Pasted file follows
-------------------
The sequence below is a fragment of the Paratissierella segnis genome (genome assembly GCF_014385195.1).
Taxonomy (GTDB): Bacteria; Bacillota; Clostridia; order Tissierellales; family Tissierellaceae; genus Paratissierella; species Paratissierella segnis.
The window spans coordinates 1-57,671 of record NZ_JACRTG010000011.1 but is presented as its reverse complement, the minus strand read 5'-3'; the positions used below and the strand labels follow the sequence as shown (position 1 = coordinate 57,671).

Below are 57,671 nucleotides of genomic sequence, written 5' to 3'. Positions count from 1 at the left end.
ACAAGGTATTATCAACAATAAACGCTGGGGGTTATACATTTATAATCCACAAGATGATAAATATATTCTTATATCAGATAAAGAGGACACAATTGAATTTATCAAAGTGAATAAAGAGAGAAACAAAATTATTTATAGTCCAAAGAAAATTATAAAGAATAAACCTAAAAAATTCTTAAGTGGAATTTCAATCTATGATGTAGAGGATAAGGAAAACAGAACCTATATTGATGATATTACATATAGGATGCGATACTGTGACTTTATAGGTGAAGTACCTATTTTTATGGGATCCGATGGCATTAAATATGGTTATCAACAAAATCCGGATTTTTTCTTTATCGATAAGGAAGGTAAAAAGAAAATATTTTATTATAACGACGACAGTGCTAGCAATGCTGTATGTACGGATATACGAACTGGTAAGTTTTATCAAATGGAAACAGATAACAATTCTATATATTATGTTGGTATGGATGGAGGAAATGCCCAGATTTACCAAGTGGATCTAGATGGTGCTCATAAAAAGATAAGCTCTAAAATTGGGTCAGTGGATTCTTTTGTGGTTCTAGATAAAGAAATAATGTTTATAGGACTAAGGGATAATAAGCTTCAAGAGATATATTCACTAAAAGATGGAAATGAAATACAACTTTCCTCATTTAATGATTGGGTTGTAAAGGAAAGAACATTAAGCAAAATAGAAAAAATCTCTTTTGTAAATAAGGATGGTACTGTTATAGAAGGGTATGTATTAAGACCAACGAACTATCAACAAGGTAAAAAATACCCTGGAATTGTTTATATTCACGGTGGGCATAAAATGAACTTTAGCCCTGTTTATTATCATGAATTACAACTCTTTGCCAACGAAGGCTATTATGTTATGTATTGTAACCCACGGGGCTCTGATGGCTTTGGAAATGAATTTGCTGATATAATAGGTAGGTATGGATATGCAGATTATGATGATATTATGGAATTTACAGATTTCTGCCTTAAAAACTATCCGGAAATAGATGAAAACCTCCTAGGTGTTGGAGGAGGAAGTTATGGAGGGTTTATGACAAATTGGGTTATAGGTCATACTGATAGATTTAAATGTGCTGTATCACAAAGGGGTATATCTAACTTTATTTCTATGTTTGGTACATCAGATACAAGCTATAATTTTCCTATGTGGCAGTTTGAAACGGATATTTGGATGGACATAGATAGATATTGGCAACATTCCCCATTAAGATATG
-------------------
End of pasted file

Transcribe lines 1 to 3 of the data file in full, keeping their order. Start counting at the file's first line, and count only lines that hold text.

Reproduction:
The sequence below is a fragment of the Paratissierella segnis genome (genome assembly GCF_014385195.1).
Taxonomy (GTDB): Bacteria; Bacillota; Clostridia; order Tissierellales; family Tissierellaceae; genus Paratissierella; species Paratissierella segnis.
The window spans coordinates 1-57,671 of record NZ_JACRTG010000011.1 but is presented as its reverse complement, the minus strand read 5'-3'; the positions used below and the strand labels follow the sequence as shown (position 1 = coordinate 57,671).